By Marouf Hamade and Yasmeen Chaim
Unis Middle School
Hockey can be a dangerous sport, especially if you are the position that’s called the fighter or enforcer. The is the guy on the team who is willing to throw his body on the ice and take one for the team and is always ready to fight. Derek Boogaard, an intimidating National Hockey League enforcer, was known as Boogyeman.
Growing up, Boogaard wasn’t the strongest but always had one dream and that was to play in the NHL. Boogaard as a kid would fight but wouldn’t win because he was just not that skilled at the position. After a few years, Boogaard became an idol because he had become fearless. He had taken a boxing class and after that no one could touch him. From 2001 to about 2010 Boogaard built a reputation as a fighter. Usually, he would attack the other opponent. Boogaard never lost a fight. He was an extremely kind and caring individual. He had signed a four-year, $6.5 million deal with the rangers in July and appeared in 22 games in his last season.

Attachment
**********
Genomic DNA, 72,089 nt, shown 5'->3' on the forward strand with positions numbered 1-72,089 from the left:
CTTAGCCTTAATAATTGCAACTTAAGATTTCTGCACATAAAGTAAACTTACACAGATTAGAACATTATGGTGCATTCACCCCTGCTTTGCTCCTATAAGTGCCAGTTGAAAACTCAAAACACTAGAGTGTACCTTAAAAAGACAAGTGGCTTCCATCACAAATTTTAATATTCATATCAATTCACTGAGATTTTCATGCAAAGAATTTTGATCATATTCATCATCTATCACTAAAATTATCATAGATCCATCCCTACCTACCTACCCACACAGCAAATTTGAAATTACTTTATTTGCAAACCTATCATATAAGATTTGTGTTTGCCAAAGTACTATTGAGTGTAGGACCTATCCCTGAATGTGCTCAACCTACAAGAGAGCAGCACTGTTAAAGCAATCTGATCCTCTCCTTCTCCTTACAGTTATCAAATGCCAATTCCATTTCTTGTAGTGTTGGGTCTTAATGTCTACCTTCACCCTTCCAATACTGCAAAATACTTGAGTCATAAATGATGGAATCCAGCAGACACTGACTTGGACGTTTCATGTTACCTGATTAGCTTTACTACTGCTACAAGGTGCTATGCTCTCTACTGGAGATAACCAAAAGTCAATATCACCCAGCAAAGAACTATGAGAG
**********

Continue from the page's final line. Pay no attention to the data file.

Ali Dakroub, a former hockey player, said, “Derek Boogaard was my idol growing up. Just the strength of him is enough.”
Abraham Dakroub, a hockey player in Dearborn. said, “Hockey is an outstanding sport. It is very fun to play, but you always have that feeling that you are going to get injured.”
Boogaard has been quoted, “It was kind of tough growing up for our family because we moved around, and it was harder I think because my dad was a police officer.” At age 12 Derek was 6 feet tall and weighed about 210 lbs. People even said Derek was so heavy he was breaking the blades off the skates.
Even though many hockey players can get badly injured, fans go to the games to watch the fights because they are so intense. At the Devils vs. Rangers game on March 19, 2012, right in the beginning of the game there were three hockey fights at the same time.
Boogaard died in 2011 at 28 from an accidental drug overdose while recovering from a concussion. The examination of his brain, which showed damage, brought lots of answers as to how he had lived and died.